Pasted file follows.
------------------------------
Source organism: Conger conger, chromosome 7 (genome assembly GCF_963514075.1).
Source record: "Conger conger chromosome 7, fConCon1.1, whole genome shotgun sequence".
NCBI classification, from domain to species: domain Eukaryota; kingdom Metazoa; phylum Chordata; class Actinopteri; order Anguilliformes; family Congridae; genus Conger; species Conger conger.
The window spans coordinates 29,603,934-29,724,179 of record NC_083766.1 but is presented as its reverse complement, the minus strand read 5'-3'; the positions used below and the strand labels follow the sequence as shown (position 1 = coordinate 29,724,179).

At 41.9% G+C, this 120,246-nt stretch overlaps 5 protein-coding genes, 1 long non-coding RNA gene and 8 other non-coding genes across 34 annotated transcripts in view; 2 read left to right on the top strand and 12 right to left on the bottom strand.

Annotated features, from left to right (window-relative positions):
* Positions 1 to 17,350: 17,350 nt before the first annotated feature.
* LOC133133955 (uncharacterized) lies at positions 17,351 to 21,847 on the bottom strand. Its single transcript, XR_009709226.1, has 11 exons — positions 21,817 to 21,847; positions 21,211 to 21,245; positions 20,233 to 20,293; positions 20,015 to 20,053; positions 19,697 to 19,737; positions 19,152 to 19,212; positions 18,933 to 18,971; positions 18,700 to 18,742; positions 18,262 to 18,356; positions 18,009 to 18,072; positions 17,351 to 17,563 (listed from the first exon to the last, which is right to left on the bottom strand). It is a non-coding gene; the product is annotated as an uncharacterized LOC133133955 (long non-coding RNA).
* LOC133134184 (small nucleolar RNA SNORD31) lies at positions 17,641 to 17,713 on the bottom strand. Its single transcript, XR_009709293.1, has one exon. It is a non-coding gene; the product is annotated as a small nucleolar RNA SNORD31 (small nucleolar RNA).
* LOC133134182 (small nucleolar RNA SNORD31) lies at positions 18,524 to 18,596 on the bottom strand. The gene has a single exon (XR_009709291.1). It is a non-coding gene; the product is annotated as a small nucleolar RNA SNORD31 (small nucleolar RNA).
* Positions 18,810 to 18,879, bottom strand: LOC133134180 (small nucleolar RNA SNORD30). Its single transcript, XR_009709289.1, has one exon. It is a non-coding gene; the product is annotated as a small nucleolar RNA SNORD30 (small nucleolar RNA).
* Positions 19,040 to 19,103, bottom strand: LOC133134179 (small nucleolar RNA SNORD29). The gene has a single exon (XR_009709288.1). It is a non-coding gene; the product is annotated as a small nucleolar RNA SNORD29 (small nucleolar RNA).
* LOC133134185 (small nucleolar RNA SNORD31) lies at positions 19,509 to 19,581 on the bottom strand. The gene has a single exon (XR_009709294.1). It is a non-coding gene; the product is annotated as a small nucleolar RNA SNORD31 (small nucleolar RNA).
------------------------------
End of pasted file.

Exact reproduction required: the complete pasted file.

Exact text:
Source organism: Conger conger, chromosome 7 (genome assembly GCF_963514075.1).
Source record: "Conger conger chromosome 7, fConCon1.1, whole genome shotgun sequence".
NCBI classification, from domain to species: domain Eukaryota; kingdom Metazoa; phylum Chordata; class Actinopteri; order Anguilliformes; family Congridae; genus Conger; species Conger conger.
The window spans coordinates 29,603,934-29,724,179 of record NC_083766.1 but is presented as its reverse complement, the minus strand read 5'-3'; the positions used below and the strand labels follow the sequence as shown (position 1 = coordinate 29,724,179).

At 41.9% G+C, this 120,246-nt stretch overlaps 5 protein-coding genes, 1 long non-coding RNA gene and 8 other non-coding genes across 34 annotated transcripts in view; 2 read left to right on the top strand and 12 right to left on the bottom strand.

Annotated features, from left to right (window-relative positions):
* Positions 1 to 17,350: 17,350 nt before the first annotated feature.
* LOC133133955 (uncharacterized) lies at positions 17,351 to 21,847 on the bottom strand. Its single transcript, XR_009709226.1, has 11 exons — positions 21,817 to 21,847; positions 21,211 to 21,245; positions 20,233 to 20,293; positions 20,015 to 20,053; positions 19,697 to 19,737; positions 19,152 to 19,212; positions 18,933 to 18,971; positions 18,700 to 18,742; positions 18,262 to 18,356; positions 18,009 to 18,072; positions 17,351 to 17,563 (listed from the first exon to the last, which is right to left on the bottom strand). It is a non-coding gene; the product is annotated as an uncharacterized LOC133133955 (long non-coding RNA).
* LOC133134184 (small nucleolar RNA SNORD31) lies at positions 17,641 to 17,713 on the bottom strand. Its single transcript, XR_009709293.1, has one exon. It is a non-coding gene; the product is annotated as a small nucleolar RNA SNORD31 (small nucleolar RNA).
* LOC133134182 (small nucleolar RNA SNORD31) lies at positions 18,524 to 18,596 on the bottom strand. The gene has a single exon (XR_009709291.1). It is a non-coding gene; the product is annotated as a small nucleolar RNA SNORD31 (small nucleolar RNA).
* Positions 18,810 to 18,879, bottom strand: LOC133134180 (small nucleolar RNA SNORD30). Its single transcript, XR_009709289.1, has one exon. It is a non-coding gene; the product is annotated as a small nucleolar RNA SNORD30 (small nucleolar RNA).
* Positions 19,040 to 19,103, bottom strand: LOC133134179 (small nucleolar RNA SNORD29). The gene has a single exon (XR_009709288.1). It is a non-coding gene; the product is annotated as a small nucleolar RNA SNORD29 (small nucleolar RNA).
* LOC133134185 (small nucleolar RNA SNORD31) lies at positions 19,509 to 19,581 on the bottom strand. The gene has a single exon (XR_009709294.1). It is a non-coding gene; the product is annotated as a small nucleolar RNA SNORD31 (small nucleolar RNA).